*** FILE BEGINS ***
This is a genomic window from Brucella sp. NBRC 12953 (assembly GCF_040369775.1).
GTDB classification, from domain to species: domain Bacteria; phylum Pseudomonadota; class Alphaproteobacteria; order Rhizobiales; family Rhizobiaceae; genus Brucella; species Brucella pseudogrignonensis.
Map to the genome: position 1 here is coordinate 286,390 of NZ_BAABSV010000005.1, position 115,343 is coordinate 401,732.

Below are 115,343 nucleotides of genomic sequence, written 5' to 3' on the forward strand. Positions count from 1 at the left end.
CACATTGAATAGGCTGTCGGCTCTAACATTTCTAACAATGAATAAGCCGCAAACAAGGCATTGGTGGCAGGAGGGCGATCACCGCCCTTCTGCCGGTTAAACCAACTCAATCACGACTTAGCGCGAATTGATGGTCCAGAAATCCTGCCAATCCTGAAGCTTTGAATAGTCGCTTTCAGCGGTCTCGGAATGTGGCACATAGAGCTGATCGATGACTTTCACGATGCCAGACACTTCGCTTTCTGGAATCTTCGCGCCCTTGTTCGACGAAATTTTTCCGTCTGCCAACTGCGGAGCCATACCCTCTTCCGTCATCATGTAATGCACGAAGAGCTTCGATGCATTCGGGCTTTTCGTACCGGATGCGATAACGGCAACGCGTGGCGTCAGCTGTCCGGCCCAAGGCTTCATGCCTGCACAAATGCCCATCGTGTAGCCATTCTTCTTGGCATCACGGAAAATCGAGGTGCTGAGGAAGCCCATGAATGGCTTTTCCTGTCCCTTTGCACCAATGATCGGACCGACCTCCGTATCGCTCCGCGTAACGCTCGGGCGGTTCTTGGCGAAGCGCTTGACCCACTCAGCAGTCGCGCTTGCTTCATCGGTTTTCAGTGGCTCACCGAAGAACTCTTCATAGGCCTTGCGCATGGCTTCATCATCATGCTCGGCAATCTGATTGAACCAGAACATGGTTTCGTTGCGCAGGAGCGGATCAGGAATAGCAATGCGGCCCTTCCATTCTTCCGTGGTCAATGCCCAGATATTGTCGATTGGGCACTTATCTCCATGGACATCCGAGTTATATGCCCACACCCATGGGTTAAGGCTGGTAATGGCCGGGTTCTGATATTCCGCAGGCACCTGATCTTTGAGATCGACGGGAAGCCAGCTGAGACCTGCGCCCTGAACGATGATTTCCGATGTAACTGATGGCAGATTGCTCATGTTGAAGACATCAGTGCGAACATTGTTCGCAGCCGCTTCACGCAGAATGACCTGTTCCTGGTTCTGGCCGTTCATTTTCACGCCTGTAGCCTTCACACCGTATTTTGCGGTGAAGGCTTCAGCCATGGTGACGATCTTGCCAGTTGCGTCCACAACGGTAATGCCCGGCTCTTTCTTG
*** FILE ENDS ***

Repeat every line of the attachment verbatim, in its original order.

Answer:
This is a genomic window from Brucella sp. NBRC 12953 (assembly GCF_040369775.1).
GTDB classification, from domain to species: domain Bacteria; phylum Pseudomonadota; class Alphaproteobacteria; order Rhizobiales; family Rhizobiaceae; genus Brucella; species Brucella pseudogrignonensis.
Map to the genome: position 1 here is coordinate 286,390 of NZ_BAABSV010000005.1, position 115,343 is coordinate 401,732.

Below are 115,343 nucleotides of genomic sequence, written 5' to 3' on the forward strand. Positions count from 1 at the left end.
CACATTGAATAGGCTGTCGGCTCTAACATTTCTAACAATGAATAAGCCGCAAACAAGGCATTGGTGGCAGGAGGGCGATCACCGCCCTTCTGCCGGTTAAACCAACTCAATCACGACTTAGCGCGAATTGATGGTCCAGAAATCCTGCCAATCCTGAAGCTTTGAATAGTCGCTTTCAGCGGTCTCGGAATGTGGCACATAGAGCTGATCGATGACTTTCACGATGCCAGACACTTCGCTTTCTGGAATCTTCGCGCCCTTGTTCGACGAAATTTTTCCGTCTGCCAACTGCGGAGCCATACCCTCTTCCGTCATCATGTAATGCACGAAGAGCTTCGATGCATTCGGGCTTTTCGTACCGGATGCGATAACGGCAACGCGTGGCGTCAGCTGTCCGGCCCAAGGCTTCATGCCTGCACAAATGCCCATCGTGTAGCCATTCTTCTTGGCATCACGGAAAATCGAGGTGCTGAGGAAGCCCATGAATGGCTTTTCCTGTCCCTTTGCACCAATGATCGGACCGACCTCCGTATCGCTCCGCGTAACGCTCGGGCGGTTCTTGGCGAAGCGCTTGACCCACTCAGCAGTCGCGCTTGCTTCATCGGTTTTCAGTGGCTCACCGAAGAACTCTTCATAGGCCTTGCGCATGGCTTCATCATCATGCTCGGCAATCTGATTGAACCAGAACATGGTTTCGTTGCGCAGGAGCGGATCAGGAATAGCAATGCGGCCCTTCCATTCTTCCGTGGTCAATGCCCAGATATTGTCGATTGGGCACTTATCTCCATGGACATCCGAGTTATATGCCCACACCCATGGGTTAAGGCTGGTAATGGCCGGGTTCTGATATTCCGCAGGCACCTGATCTTTGAGATCGACGGGAAGCCAGCTGAGACCTGCGCCCTGAACGATGATTTCCGATGTAACTGATGGCAGATTGCTCATGTTGAAGACATCAGTGCGAACATTGTTCGCAGCCGCTTCACGCAGAATGACCTGTTCCTGGTTCTGGCCGTTCATTTTCACGCCTGTAGCCTTCACACCGTATTTTGCGGTGAAGGCTTCAGCCATGGTGACGATCTTGCCAGTTGCGTCCACAACGGTAATGCCCGGCTCTTTCTTG